Happy New Year!
In general, celebration of Matariki starts when the first new moon can be seen following the pre-dawn rise of Matariki. (UPDATE: this will happen on 28 June 2014.) The new moon can be seen on 5 June in 2008, and celebrations kick off from 6 June. Traditionally, Matariki was both a time to commemorate those who had passed on, and celebrate a time of plenty when stores were abundant from horticulture, hunting and fishing.
For some iwi, Puanga (Rigel), rather than Matariki, was the signal for the new year. For instance, Whanganui iwi are having a Puanga festival. In the South Island it is Puaka (which is Puanga in Ngāi Tahu dialect) that heralds the new year.
Whether you’re celebrating Matariki or Puanga, here’s an easy guide to try to find the stars.
How to find Matariki
Matariki is found low on the horizon in the north east of the sky. Try looking here between 5.30 a.m. and 6.30 a.m.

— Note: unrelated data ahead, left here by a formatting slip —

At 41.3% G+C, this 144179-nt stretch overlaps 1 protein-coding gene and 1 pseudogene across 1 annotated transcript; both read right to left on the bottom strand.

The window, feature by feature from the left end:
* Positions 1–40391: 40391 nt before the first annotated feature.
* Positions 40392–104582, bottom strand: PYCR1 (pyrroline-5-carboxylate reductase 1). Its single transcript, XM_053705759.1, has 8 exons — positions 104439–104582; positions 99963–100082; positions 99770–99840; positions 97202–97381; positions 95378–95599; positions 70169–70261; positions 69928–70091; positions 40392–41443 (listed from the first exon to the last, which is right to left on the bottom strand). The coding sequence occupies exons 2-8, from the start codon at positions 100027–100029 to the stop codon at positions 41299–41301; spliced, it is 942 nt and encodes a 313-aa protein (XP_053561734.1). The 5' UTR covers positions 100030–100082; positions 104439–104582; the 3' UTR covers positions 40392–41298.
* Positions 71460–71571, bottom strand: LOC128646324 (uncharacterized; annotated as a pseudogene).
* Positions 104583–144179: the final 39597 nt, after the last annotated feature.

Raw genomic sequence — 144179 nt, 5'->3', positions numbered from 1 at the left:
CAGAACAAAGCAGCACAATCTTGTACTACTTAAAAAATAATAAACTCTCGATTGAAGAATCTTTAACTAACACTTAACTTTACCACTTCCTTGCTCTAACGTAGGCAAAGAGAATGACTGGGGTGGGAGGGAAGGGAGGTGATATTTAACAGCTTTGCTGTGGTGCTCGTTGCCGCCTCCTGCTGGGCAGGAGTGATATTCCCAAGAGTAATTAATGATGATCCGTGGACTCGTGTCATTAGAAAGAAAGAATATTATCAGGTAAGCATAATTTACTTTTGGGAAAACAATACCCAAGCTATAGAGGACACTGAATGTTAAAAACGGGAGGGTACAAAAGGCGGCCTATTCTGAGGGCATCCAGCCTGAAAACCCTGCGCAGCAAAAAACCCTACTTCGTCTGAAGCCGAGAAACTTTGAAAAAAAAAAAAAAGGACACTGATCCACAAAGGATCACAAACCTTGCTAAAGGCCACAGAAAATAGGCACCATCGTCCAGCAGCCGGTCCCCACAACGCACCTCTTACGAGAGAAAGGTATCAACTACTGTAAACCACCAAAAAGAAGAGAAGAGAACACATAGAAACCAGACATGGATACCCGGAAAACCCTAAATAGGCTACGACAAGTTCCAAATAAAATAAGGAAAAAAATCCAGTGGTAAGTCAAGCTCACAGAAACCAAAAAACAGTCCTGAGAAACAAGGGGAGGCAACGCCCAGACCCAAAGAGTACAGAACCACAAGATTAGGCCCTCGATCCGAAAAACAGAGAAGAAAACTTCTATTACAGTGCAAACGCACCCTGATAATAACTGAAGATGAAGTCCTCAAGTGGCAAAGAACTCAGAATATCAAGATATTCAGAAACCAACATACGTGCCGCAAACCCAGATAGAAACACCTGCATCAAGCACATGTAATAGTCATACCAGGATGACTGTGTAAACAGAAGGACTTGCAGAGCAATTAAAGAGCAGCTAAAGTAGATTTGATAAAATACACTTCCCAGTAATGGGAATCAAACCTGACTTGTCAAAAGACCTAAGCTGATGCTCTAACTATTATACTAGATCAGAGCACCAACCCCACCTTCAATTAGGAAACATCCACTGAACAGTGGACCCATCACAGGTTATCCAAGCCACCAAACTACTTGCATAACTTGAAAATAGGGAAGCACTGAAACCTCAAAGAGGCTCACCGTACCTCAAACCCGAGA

1. First find the pot (the bottom three stars of the pot are also called Tautoru, or Orion’s Belt). To find Puanga (Rigel) look above the pot until you see the bright star. To find Matariki, keep going.
2. To the left of the pot, find the bright orange star, Taumata-kuku (Alderbaran).
3. Follow an imaginary line from Tautoru (the bottom three stars of the pot), across to Taumata-kuku and keep going until you hit a cluster of stars.
4. That cluster is Matariki. If you have good eyes you should be able to pick out individual stars. If it looks fuzzy, look just above or just below and the stars will be clearer.
This picture, from AstronomyNZ, shows the relative position of Matariki (Pleiades) to Taumata-kuku (Alderbaran), Tautoru (Orion’s belt), Puanga (Rigel) and Takurua (Sirius).
Let me know if you find it.